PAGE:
Natasha Walter
Natasha Walter’s great-grandparents, Mathias and Clementine Stein, with their children in Hamburg, Germany, late 1920s. The Steins died in the Holocaust in 1942; their children, including Walter’s grandmother Eva (center), survived.

After the June 2016 referendum in which Britain voted to leave the European Union, something new popped onto my to-do list, somewhere after Take back library books and before Book dentist appointment.

Apply for German citizenship.

My mother brought it up first over dinner one evening last autumn. Because of the referendum, she had decided that our family should avail itself of the right that Germany granted in 1949 to all those—mostly Jews—who had been stripped of their German citizenship under the Third Reich (and to their descendants): we could apply to reclaim it while keeping our current citizenship as well. Without discussing it with me, she had started her own application. “You should get yours and the children’s,” she said.

At first I was dismissive. I work every day with refugees in London, and their yearning to remain in the UK has made me vividly aware of the wonderful luck I have in being a British citizen. Who needs to gild that lily? And more, even for the most rational of us, citizenship is not just a piece of convenient paper. I was born in England and I have lived all my life in England, apart from brief stints as an au pair in Florence and a student in Massachusetts. I have never experienced this as a narrow horizon but rather as a deep, barely plumbed richness of landscape and language and culture. I love my country. I like to have that reflected in my only passport.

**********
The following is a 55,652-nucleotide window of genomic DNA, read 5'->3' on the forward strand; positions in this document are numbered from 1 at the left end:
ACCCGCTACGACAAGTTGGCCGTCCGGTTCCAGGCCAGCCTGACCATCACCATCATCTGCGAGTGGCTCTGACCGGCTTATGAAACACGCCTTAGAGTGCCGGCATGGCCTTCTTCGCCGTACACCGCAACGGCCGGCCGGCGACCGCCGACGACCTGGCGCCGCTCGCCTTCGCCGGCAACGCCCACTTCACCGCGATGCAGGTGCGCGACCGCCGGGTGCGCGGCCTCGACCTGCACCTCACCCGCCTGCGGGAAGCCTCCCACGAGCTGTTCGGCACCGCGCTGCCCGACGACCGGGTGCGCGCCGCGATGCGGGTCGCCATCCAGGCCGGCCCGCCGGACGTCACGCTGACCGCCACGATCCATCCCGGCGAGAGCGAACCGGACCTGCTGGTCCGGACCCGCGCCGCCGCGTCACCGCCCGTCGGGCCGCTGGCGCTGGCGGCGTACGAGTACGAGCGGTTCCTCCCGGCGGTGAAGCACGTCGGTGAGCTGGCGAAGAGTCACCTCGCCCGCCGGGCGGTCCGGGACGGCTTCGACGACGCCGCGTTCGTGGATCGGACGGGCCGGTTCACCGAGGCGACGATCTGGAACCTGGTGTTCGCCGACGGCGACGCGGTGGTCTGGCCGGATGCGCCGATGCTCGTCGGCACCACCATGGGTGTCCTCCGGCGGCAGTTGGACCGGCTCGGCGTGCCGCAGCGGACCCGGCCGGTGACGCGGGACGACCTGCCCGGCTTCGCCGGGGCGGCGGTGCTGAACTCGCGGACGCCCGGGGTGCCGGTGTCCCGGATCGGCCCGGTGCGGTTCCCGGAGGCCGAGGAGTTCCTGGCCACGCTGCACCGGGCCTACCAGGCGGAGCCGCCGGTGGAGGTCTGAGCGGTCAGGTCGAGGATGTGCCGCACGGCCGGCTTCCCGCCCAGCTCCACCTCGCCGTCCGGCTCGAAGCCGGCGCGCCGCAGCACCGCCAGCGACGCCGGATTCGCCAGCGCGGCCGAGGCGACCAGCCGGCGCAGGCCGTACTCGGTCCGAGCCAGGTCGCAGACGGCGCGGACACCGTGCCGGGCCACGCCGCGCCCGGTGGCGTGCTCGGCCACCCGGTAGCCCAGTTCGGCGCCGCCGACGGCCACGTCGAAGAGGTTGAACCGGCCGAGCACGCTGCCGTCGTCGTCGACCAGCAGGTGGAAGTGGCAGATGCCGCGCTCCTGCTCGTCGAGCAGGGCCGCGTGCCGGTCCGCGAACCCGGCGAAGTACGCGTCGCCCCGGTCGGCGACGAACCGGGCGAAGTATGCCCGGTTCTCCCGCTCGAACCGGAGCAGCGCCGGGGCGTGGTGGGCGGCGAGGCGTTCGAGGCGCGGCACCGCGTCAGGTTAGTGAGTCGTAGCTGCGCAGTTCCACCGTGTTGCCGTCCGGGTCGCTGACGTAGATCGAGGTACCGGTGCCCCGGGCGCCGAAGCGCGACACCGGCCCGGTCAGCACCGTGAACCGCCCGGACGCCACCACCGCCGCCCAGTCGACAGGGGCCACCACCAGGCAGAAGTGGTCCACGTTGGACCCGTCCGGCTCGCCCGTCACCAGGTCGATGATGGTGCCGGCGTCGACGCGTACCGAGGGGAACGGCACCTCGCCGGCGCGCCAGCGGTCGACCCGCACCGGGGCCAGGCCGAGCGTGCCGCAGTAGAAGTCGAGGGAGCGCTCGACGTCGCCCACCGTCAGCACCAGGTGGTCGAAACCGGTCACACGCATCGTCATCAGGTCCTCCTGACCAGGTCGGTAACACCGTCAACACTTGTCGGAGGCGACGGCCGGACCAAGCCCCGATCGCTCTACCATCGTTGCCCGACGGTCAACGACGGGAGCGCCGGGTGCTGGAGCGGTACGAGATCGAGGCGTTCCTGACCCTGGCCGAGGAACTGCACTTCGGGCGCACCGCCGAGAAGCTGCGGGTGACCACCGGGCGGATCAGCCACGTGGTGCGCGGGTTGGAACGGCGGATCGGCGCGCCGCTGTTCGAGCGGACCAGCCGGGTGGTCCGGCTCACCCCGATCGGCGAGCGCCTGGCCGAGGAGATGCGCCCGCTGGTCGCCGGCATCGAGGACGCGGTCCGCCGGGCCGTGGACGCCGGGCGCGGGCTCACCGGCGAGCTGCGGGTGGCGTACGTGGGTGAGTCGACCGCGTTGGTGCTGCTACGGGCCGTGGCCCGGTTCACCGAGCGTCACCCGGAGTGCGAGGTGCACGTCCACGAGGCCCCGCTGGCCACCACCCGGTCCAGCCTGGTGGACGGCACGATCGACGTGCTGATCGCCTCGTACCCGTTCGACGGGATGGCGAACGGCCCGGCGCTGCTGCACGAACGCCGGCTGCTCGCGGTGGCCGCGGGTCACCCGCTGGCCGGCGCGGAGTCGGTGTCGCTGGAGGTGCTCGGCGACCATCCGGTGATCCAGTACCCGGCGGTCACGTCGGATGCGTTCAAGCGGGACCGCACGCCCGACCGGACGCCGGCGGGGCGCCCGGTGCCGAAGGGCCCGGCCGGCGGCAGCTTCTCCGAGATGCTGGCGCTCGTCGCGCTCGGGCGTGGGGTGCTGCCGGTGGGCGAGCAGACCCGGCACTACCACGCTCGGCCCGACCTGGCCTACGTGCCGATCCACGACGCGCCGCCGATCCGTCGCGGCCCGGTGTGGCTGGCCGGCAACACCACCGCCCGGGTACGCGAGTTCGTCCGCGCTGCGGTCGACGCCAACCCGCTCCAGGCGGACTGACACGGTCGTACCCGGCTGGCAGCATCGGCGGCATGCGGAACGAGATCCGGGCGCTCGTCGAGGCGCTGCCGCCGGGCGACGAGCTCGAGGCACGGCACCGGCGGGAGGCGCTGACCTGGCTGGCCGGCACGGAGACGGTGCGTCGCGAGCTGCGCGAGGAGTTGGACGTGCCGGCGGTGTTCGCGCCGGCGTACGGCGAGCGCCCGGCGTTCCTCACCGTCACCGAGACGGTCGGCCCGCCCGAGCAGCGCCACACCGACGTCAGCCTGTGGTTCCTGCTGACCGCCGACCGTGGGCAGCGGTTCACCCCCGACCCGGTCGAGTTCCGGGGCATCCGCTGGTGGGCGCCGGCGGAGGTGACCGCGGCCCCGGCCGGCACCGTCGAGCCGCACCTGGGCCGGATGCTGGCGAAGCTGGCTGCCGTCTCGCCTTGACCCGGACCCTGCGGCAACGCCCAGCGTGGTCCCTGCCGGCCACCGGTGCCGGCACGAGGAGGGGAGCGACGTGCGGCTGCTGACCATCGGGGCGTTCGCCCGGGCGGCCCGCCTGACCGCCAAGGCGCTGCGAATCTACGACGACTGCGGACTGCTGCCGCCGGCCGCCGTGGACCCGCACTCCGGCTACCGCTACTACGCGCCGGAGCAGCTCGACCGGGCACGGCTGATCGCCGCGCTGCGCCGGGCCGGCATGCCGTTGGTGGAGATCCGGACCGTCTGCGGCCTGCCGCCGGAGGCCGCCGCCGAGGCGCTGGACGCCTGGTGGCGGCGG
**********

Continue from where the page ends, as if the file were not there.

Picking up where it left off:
To be sure, the result of the referendum has made my relationship with Britain more fraught. Like the later stages of a long marriage, it is now full of difficult questions about whether I really know the object of my love and whether we have been growing apart rather than together over the years. Even so, I saw no need to add to my British citizenship. But my daughter, Clara, fastened quickly on my mother’s statement and did not forget it. For my children, Britain’s leaving the EU has more urgent implications. It is becoming a practical question about what they can do, rather than a theoretical question about who they are.

Clara is sixteen, and like many teenagers brought up in this multicultural London of the twenty-first century, looks outward in a way I never did. Her three best friends at her state school are, by background, Syrian, Chinese, and Bangladeshi. She has a French exchange friend, and they have become more than the usual reluctant pen pals; they have spent four holidays in each other’s cities, and they regularly message on WhatsApp in both French and English. And since the property boom here has made…

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